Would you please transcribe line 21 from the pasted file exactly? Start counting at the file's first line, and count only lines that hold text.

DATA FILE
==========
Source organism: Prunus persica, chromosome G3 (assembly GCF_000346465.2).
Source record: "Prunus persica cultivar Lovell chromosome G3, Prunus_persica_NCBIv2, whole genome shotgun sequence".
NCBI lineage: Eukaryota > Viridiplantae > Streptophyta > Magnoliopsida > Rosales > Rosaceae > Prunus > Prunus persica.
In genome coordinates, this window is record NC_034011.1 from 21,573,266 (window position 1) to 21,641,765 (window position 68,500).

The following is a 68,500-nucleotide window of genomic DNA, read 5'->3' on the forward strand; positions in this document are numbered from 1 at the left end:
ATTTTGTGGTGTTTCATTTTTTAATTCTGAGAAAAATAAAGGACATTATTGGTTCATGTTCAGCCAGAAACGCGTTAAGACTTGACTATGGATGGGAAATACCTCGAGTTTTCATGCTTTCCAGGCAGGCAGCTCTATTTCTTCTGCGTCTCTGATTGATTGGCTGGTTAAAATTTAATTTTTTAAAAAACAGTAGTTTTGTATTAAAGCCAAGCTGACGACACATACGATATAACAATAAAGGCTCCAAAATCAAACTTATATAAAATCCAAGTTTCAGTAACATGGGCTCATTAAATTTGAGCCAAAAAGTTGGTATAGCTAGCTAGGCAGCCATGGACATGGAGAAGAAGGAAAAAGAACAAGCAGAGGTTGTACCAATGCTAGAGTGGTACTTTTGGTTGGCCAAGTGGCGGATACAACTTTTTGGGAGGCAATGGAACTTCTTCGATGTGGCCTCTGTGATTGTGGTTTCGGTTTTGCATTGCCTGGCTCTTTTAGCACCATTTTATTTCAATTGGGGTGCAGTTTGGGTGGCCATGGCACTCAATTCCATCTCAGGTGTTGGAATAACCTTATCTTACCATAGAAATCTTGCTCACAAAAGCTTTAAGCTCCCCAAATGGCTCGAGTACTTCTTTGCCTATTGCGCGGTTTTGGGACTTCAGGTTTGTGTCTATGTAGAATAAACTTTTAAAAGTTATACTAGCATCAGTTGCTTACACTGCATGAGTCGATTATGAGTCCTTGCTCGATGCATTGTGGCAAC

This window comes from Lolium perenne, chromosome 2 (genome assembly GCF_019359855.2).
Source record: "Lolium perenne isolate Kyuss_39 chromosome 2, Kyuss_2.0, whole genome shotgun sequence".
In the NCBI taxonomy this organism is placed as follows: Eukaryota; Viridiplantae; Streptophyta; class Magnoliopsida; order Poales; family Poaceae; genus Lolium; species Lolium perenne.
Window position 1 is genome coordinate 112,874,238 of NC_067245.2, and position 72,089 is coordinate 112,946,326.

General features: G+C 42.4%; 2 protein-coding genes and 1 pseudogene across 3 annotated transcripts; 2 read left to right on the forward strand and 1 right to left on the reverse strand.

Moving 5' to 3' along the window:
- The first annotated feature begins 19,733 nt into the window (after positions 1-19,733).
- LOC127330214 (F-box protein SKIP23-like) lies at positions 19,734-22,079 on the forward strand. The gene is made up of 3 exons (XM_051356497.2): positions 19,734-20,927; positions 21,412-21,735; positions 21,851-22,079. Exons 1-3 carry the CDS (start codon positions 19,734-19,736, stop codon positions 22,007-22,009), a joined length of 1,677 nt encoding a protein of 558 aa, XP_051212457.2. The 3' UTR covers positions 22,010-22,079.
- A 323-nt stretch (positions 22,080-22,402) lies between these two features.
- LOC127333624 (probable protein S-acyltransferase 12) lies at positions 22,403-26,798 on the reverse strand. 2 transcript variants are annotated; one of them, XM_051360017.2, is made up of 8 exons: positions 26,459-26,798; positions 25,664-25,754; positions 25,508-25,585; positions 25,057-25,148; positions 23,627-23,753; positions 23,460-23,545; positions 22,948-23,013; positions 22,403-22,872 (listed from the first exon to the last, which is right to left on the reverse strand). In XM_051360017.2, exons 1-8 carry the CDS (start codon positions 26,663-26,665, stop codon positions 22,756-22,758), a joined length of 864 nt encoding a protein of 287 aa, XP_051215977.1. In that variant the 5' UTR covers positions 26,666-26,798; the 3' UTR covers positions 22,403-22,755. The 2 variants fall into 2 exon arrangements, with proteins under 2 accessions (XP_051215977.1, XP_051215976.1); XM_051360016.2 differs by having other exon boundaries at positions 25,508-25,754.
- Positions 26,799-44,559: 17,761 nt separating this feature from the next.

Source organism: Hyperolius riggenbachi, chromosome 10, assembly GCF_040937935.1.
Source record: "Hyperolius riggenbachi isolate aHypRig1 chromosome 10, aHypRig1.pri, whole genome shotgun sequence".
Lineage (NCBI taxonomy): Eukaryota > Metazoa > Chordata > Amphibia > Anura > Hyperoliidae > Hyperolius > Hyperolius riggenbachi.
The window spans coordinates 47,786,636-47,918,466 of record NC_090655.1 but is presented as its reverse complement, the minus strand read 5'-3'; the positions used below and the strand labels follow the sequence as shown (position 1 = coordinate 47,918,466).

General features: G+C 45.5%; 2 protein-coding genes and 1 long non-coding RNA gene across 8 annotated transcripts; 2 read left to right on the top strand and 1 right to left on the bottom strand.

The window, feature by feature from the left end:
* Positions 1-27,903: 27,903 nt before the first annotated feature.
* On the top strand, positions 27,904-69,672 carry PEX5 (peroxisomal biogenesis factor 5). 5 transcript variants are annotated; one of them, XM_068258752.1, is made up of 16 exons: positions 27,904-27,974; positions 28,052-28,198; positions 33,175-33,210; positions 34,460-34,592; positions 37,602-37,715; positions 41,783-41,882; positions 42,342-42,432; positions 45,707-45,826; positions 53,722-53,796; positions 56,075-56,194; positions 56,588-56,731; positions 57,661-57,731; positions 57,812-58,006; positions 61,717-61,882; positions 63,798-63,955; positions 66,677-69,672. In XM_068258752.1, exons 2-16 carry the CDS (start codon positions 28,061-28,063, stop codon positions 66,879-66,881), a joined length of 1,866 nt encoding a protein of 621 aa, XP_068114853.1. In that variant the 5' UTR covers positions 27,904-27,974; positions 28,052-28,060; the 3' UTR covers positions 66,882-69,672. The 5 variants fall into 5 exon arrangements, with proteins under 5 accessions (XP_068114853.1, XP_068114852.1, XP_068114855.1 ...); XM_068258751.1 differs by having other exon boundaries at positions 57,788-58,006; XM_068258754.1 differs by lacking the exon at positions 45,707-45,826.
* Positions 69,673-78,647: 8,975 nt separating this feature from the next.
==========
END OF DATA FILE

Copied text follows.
The window spans coordinates 47,786,636-47,918,466 of record NC_090655.1 but is presented as its reverse complement, the minus strand read 5'-3'; the positions used below and the strand labels follow the sequence as shown (position 1 = coordinate 47,918,466).